Fierce: Allison Janney as plays the title role and Jurnee Smollett her tenant Hannah in an
unlikely pairing as they set out to find Hannah’s daughter. Photo: Liane Hentscher/Netflix
Anna Foerster’s thriller Lou is the latest addition to the fast-growing subgenre of brooding 60+ actors who are secretly elite combatants. We’ve seen Liam Neeson do it in the Taken film series, Denzel Washington dons the hat in The Equalizer films and most recently, Bob Odenkirk gave his impression in the film Nobody. In Lou, Allison Janney grabs the mantle as a quiet and contemplative heroine, who lets on less than meets the eye, only to be revealed as a serious expert in the art of war.
Maggie Cohn, whose writing credits include the crime TV shows American Crime Story and Narcos: Mexico, along with Jack Stanley, handle the script in this tough-as-nails Netflix feature. Janney has given decades of brilliant acting in various roles — usually playing strong, assertive and loquacious women — and Lou affords her a chance to reinterpret what it means to be a strong female lead.
The quiet and reclusive Lou is a landowner in a close-knit coastal community in the Pacific Northwest. The story is set in the 1980s, complete with the nostalgic aesthetic of that time: 80s rock playing at garage sales, Ronald Reagan speeches on TV and run-down pick-up trucks as the main mode of transport. Lou keeps to herself and is friendly, if aloof, in the company of her beloved dog, Jax, but there’s clearly more to her beneath the surface.
When a dangerous storm engulfs the community a sinister sequence of events start to unravel. Lou’s financially struggling tenant, Hannah, has a young daughter with her menacing ex, Philip. He is a deranged, psychotic former Green Beret soldier-turned-war criminal, who Hannah thought was dead. His arrival threatens to disrupt the lives of Hannah and her daughter, and unleash a domino effect that reveals a side of Lou she was content burying in her backyard, along with all the other secrets that haunt her.
With the storm starting to rage on, Philip does something that forces Hannah to seek help from Lou, sparking the two to join forces to hunt down Philip. This new allegiance forces Lou to show her true combat mettle, unwittingly revealing her history as a highly skilled one-woman army not about to back down from a challenge that also serves as a way for her to repay the debts she feels she owes. Lou isn’t a bitter old landlady — she is the saving grace Hannah never knew she would need.
On one immediate level, Allison Janney is impressive in her physicality of the role. She handles Lou with compelling skill as a high-level fighter and survivalist who is believable in her capabilities. However, it is how deeply she exudes feelings of regret and a genuine desire for redemption that elevates her performance in this film. — Sekese Rasephei
There’s an encouraging trend in Hollywood to shatter the ageism and sexism that remains in the industry. Often relegated to the “over-40” expiry pit, some of the world’s greatest female leads faced barriers from which their male counterparts are exempt. Lou adds to attempts to counter that misogynistic trend.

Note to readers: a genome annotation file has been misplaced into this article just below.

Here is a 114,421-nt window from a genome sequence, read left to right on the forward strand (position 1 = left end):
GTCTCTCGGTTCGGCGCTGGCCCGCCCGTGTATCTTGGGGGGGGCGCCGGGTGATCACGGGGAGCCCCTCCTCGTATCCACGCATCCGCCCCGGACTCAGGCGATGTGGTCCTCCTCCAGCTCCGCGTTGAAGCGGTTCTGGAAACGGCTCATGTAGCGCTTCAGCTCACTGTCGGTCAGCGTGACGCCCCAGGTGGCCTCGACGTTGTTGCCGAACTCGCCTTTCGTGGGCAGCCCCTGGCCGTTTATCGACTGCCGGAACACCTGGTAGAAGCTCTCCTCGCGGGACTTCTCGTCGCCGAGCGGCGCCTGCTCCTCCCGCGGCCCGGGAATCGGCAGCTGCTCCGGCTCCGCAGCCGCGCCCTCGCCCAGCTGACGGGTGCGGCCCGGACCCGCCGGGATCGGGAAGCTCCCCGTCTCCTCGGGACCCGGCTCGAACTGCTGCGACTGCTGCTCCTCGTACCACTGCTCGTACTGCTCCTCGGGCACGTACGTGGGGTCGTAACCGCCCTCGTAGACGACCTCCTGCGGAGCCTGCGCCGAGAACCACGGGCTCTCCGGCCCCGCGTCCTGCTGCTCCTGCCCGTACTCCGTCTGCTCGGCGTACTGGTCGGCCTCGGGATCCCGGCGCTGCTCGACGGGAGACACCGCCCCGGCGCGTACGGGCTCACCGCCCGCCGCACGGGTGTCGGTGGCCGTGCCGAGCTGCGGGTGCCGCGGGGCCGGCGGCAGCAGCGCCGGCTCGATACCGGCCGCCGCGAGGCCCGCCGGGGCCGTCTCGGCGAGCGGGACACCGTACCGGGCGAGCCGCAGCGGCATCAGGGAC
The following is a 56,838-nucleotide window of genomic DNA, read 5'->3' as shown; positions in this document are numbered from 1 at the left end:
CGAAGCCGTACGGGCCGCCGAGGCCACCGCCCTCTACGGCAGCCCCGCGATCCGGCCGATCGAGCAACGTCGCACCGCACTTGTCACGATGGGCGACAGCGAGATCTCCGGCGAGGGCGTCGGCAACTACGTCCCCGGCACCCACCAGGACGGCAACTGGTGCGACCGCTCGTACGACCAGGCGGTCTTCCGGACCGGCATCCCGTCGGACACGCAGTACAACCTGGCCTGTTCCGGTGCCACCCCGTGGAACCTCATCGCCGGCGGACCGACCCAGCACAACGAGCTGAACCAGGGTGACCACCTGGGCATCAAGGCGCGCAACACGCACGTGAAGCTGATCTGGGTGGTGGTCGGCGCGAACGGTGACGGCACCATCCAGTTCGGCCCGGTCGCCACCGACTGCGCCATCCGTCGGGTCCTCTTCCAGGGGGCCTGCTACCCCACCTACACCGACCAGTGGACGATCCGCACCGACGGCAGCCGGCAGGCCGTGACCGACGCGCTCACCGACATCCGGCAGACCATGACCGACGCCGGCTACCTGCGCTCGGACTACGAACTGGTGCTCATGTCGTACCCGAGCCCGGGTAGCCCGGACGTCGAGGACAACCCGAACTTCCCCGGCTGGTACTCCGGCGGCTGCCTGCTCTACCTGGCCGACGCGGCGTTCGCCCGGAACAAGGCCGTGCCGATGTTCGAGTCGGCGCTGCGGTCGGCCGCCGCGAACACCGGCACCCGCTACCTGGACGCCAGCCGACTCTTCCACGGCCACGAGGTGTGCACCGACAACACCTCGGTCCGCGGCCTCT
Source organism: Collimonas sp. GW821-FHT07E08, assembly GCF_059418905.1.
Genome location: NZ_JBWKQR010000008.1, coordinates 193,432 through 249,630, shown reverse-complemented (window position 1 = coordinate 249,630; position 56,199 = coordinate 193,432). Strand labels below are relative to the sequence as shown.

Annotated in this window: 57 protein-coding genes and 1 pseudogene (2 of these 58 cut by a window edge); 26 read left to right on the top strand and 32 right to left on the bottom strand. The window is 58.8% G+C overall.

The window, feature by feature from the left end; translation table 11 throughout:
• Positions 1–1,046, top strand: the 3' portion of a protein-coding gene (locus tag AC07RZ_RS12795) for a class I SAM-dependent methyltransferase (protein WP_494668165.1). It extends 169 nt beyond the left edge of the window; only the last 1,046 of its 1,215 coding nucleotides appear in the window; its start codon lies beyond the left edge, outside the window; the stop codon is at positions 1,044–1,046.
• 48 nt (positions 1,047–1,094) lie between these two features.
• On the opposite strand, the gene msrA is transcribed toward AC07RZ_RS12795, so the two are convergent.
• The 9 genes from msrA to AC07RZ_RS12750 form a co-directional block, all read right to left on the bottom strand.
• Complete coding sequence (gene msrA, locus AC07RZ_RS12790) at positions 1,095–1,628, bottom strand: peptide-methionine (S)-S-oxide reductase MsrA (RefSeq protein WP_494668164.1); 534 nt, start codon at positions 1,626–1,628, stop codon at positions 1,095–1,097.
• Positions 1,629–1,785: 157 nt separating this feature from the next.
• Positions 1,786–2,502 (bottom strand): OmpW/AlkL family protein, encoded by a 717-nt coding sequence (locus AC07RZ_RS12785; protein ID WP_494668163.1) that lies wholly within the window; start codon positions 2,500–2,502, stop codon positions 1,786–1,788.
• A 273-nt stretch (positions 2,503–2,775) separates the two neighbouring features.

On one level, it’s the ultimate action-thriller feminist chick-flick, following in the strides of Pieces of Her and The Woman King, in which female warriors are just as violent, cunning and ruthless than their male adversaries. On this level, Lou succeeds as a taut and murderous ride.
Three of its four leading characters — award-winning actress Allison Janney, Jurnee Smollett and Ridley Asha Bateman — play women whose lives are intertwined through one man’s personal, tormented history. And each actress excels in what must be one of the most physically gruelling performances of their careers.
Lou — performed with expert dourness by Janney — is an ageing, damaged recluse who drinks like a sailor, shoots to kill and wears her wounds like badges of honour. But her attempt to off herself is jettisoned by the kidnapping of Vee (Bateman), the daughter of Hannah (Smollett), Lou’s struggling tenant and a woman on the run from Philip, her abusive partner, performed by Logan Marshall-Green. The ensuing rescue quest tests their endurance and exposes secrets. So far so good. All endure jaw-dropping traumas, creating a relentless pace in which viewers are constantly expecting the worst possible scenarios. But that’s where the appeal ends.
Set in the late 1980s against the background of the Reagan era, director Anna Foerster has introduced a multitude of plot twists whose holes are as gaping as the wounds Lou inflicts. Foerster cut her directorial teeth on macho sci-fi and action adventures. And it shows. Despite some introspective moments, the film is bereft of nuances, character arcs and plot development. Foerster focuses instead on the violence — slickly choreographed and filmed against spectacular backdrops — but despite its cliff-hangers (literally), by the end, the audience is numb — the consequence of scares galore, blood and gore, but not enough meat.
In this otherwise positive feminist filmic wave that is providing long overdue roles and kudos to actresses approaching their golden years, the emancipated, even rough-hewn woman shouldn’t always need to become a “Rambo-Louna” to survive. That stereotype reinforces the cliché that to beat a man we must literally beat the crap out of him, speak his lexicon and emulate his game. Hollywood’s leading ladies and Lou deserve so much better than the mere feminisation of a patriarchal trope. — Hazel Friedman